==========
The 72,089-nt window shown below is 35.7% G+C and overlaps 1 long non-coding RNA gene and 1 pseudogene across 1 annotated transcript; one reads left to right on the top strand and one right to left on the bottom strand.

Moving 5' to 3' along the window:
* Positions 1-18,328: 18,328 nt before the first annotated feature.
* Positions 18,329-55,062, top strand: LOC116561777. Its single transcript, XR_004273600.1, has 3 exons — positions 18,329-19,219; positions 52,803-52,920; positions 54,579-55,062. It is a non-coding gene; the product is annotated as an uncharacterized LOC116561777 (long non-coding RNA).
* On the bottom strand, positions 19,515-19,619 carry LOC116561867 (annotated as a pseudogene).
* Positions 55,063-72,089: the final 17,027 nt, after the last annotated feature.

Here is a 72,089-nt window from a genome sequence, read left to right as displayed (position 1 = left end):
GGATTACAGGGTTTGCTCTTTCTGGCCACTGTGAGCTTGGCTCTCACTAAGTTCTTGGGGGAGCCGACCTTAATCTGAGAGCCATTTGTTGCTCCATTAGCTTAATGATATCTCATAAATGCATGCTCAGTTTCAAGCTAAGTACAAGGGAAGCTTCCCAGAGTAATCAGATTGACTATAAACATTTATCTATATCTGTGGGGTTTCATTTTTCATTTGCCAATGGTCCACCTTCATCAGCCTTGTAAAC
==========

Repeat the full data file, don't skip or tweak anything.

The 72,089-nt window shown below is 35.7% G+C and overlaps 1 long non-coding RNA gene and 1 pseudogene across 1 annotated transcript; one reads left to right on the top strand and one right to left on the bottom strand.

Moving 5' to 3' along the window:
* Positions 1-18,328: 18,328 nt before the first annotated feature.
* Positions 18,329-55,062, top strand: LOC116561777. Its single transcript, XR_004273600.1, has 3 exons — positions 18,329-19,219; positions 52,803-52,920; positions 54,579-55,062. It is a non-coding gene; the product is annotated as an uncharacterized LOC116561777 (long non-coding RNA).
* On the bottom strand, positions 19,515-19,619 carry LOC116561867 (annotated as a pseudogene).
* Positions 55,063-72,089: the final 17,027 nt, after the last annotated feature.

Here is a 72,089-nt window from a genome sequence, read left to right as displayed (position 1 = left end):
GGATTACAGGGTTTGCTCTTTCTGGCCACTGTGAGCTTGGCTCTCACTAAGTTCTTGGGGGAGCCGACCTTAATCTGAGAGCCATTTGTTGCTCCATTAGCTTAATGATATCTCATAAATGCATGCTCAGTTTCAAGCTAAGTACAAGGGAAGCTTCCCAGAGTAATCAGATTGACTATAAACATTTATCTATATCTGTGGGGTTTCATTTTTCATTTGCCAATGGTCCACCTTCATCAGCCTTGTAAAC